Ancient Teeth Led To The Discovery Of Giant Extinct Shark

Posted: Oct 3 2016, 11:08pm CDT | by , in Latest Science News


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Ancient Teeth Led to the Discovery of Giant Extinct Shark
Tooth of new prehistoric shark, Megalolamna paradoxodon. Credit: Kenshu Shimada

New extinct species of large shark has been discovered by scientists

The ancient coastlines of Atlantic and Pacific Oceans were once dominated by a previously unknown large species of shark. The giant shark lived around 20 million years ago during the early Miocene epoch and belonged to a shark group called Lamniformes, which is related to the modern-day great white and mako sharks. Researchers have reached to these conclusions after analyzing five fossilized teeth that were up to 1.8 inches long and were collected from different parts of the world: California, North Carolina, Peru and Japan.

“The fact that such a large lamniform shark with such a wide geographic distribution had evaded recognition until now indicates just how little we still know about the Earth's ancient marine ecosystem.” Kenshu Shimada, lead author of the study and a paleobiologist at DePaul University in Chicago said in a statement.

The new shark species is estimated to be 13 feet long, a size equivalent to common modern-day great white shark. The species has been named Megalolamna paradoxodon because of its close relatation to extinct superpredator 'megalodon' or the 'megatoothed' shark while the word paradoxodon comes from the fact that the shark suddenly emerged in the geologic record without solving nearly 45-million-year gap from when genus Megalolamna possibly diverged from Otodus. Both extinct genuses belonged to the same family of shark called Otodontidae.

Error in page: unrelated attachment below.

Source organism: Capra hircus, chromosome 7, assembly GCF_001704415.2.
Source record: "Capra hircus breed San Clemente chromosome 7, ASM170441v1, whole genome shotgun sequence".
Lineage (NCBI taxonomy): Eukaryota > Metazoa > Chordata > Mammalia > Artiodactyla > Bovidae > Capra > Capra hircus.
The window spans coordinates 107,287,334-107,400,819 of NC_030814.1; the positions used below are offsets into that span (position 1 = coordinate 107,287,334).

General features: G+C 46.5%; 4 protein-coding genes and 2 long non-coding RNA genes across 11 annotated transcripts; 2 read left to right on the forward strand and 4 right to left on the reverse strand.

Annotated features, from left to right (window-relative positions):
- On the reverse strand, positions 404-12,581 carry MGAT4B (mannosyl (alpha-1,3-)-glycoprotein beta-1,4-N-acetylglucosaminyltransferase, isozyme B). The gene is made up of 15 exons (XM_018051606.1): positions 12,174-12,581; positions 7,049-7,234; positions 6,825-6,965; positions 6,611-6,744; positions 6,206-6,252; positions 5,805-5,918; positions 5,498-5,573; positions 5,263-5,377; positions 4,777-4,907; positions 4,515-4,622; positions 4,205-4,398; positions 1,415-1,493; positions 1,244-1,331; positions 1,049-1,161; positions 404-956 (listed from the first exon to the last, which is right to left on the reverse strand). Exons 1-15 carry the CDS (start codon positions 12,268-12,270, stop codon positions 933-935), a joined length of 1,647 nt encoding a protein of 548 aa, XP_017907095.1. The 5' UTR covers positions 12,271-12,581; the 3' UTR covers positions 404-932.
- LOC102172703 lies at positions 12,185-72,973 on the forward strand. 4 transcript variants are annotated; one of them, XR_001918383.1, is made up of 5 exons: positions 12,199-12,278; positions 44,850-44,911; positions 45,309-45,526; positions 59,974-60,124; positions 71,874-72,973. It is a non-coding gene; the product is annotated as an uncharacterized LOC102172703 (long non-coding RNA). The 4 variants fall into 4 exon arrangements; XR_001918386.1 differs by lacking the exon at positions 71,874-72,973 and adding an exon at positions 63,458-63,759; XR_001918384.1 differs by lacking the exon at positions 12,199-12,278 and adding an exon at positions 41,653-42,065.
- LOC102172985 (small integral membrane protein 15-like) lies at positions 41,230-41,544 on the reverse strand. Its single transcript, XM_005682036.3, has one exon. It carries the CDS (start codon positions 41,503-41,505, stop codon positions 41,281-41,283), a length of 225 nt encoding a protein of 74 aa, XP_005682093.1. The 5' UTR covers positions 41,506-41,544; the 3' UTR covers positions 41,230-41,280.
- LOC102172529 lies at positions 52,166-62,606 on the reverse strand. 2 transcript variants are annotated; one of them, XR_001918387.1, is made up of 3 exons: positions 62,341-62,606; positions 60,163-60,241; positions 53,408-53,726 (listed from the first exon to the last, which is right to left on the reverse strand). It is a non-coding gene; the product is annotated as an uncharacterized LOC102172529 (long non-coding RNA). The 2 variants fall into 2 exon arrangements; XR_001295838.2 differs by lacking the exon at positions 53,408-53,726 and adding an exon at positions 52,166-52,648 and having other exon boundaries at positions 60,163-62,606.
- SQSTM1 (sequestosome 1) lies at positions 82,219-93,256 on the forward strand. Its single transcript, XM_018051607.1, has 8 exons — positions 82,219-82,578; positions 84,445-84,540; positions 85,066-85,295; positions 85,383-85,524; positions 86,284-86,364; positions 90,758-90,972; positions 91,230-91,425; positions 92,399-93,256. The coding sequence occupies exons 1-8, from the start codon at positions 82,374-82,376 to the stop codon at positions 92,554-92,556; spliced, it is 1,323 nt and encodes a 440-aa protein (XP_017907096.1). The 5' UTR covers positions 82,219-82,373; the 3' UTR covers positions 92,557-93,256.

The teeth of Megalolamna paradoxodon look like over-sized teeth of modern salmon shark. The front teeth likely permitted them firm grasp on a prey while teeth in the back were possibly used for seizing and slicing.

Researchers have estimated the length of the shark by comparing the specimens to modern shark teeth. But they are still unsure exactly how large Megalolamna paradoxodon could grow.

John-Paul Hodnett, a shark specialist from Saint Joseph's University in Philadelphia, who was not involved in the study, says.

“For teeth, you should always be cautious of the fact that is possible to have very large or small teeth in a shark’s jaw, which do not represent the true aspect of the shark’s body size.”

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<a href="/latest_stories/all/all/47" rel="author">Hira Bashir</a>
The latest discoveries in science are the passion of Hira Bashir (). With years of experience, she is able to spot the most interesting new achievements of scientists around the world and cover them in easy to understand reporting.




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